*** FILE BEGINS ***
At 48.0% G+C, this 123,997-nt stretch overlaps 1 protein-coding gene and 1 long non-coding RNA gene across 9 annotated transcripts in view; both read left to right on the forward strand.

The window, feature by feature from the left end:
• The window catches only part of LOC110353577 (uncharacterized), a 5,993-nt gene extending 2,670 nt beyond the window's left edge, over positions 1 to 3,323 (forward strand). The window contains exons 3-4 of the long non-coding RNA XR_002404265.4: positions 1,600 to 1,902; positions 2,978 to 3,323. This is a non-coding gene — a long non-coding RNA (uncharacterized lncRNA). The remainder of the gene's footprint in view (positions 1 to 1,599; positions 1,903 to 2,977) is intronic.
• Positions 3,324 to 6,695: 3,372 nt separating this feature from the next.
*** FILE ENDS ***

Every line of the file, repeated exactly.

At 48.0% G+C, this 123,997-nt stretch overlaps 1 protein-coding gene and 1 long non-coding RNA gene across 9 annotated transcripts in view; both read left to right on the forward strand.

The window, feature by feature from the left end:
• The window catches only part of LOC110353577 (uncharacterized), a 5,993-nt gene extending 2,670 nt beyond the window's left edge, over positions 1 to 3,323 (forward strand). The window contains exons 3-4 of the long non-coding RNA XR_002404265.4: positions 1,600 to 1,902; positions 2,978 to 3,323. This is a non-coding gene — a long non-coding RNA (uncharacterized lncRNA). The remainder of the gene's footprint in view (positions 1 to 1,599; positions 1,903 to 2,977) is intronic.
• Positions 3,324 to 6,695: 3,372 nt separating this feature from the next.